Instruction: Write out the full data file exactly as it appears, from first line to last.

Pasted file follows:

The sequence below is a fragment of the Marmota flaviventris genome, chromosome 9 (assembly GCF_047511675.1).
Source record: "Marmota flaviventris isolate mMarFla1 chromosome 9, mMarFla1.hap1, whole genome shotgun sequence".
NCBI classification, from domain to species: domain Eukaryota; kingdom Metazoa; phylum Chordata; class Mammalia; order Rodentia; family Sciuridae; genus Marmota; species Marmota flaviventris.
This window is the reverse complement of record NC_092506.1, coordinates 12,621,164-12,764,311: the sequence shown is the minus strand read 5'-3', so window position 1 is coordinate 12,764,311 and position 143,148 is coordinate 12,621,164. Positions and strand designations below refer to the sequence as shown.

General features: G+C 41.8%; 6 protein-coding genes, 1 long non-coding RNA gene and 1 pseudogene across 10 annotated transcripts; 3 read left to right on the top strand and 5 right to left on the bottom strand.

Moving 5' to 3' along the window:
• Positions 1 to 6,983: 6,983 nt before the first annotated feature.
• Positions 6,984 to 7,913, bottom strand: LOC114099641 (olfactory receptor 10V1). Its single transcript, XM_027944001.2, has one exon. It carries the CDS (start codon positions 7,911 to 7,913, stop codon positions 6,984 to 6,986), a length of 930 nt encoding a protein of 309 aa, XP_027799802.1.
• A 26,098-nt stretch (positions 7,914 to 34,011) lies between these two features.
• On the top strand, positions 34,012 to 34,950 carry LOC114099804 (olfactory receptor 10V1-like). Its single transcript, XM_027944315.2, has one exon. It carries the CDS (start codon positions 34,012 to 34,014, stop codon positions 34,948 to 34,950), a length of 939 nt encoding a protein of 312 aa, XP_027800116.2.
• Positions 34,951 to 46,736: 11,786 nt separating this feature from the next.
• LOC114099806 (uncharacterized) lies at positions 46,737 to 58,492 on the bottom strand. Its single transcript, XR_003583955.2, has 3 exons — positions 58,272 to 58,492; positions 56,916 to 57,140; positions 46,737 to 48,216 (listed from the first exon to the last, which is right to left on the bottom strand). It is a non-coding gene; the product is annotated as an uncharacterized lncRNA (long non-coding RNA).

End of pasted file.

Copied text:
The sequence below is a fragment of the Marmota flaviventris genome, chromosome 9 (assembly GCF_047511675.1).
Source record: "Marmota flaviventris isolate mMarFla1 chromosome 9, mMarFla1.hap1, whole genome shotgun sequence".
NCBI classification, from domain to species: domain Eukaryota; kingdom Metazoa; phylum Chordata; class Mammalia; order Rodentia; family Sciuridae; genus Marmota; species Marmota flaviventris.
This window is the reverse complement of record NC_092506.1, coordinates 12,621,164-12,764,311: the sequence shown is the minus strand read 5'-3', so window position 1 is coordinate 12,764,311 and position 143,148 is coordinate 12,621,164. Positions and strand designations below refer to the sequence as shown.

General features: G+C 41.8%; 6 protein-coding genes, 1 long non-coding RNA gene and 1 pseudogene across 10 annotated transcripts; 3 read left to right on the top strand and 5 right to left on the bottom strand.

Moving 5' to 3' along the window:
• Positions 1 to 6,983: 6,983 nt before the first annotated feature.
• Positions 6,984 to 7,913, bottom strand: LOC114099641 (olfactory receptor 10V1). Its single transcript, XM_027944001.2, has one exon. It carries the CDS (start codon positions 7,911 to 7,913, stop codon positions 6,984 to 6,986), a length of 930 nt encoding a protein of 309 aa, XP_027799802.1.
• A 26,098-nt stretch (positions 7,914 to 34,011) lies between these two features.
• On the top strand, positions 34,012 to 34,950 carry LOC114099804 (olfactory receptor 10V1-like). Its single transcript, XM_027944315.2, has one exon. It carries the CDS (start codon positions 34,012 to 34,014, stop codon positions 34,948 to 34,950), a length of 939 nt encoding a protein of 312 aa, XP_027800116.2.
• Positions 34,951 to 46,736: 11,786 nt separating this feature from the next.
• LOC114099806 (uncharacterized) lies at positions 46,737 to 58,492 on the bottom strand. Its single transcript, XR_003583955.2, has 3 exons — positions 58,272 to 58,492; positions 56,916 to 57,140; positions 46,737 to 48,216 (listed from the first exon to the last, which is right to left on the bottom strand). It is a non-coding gene; the product is annotated as an uncharacterized lncRNA (long non-coding RNA).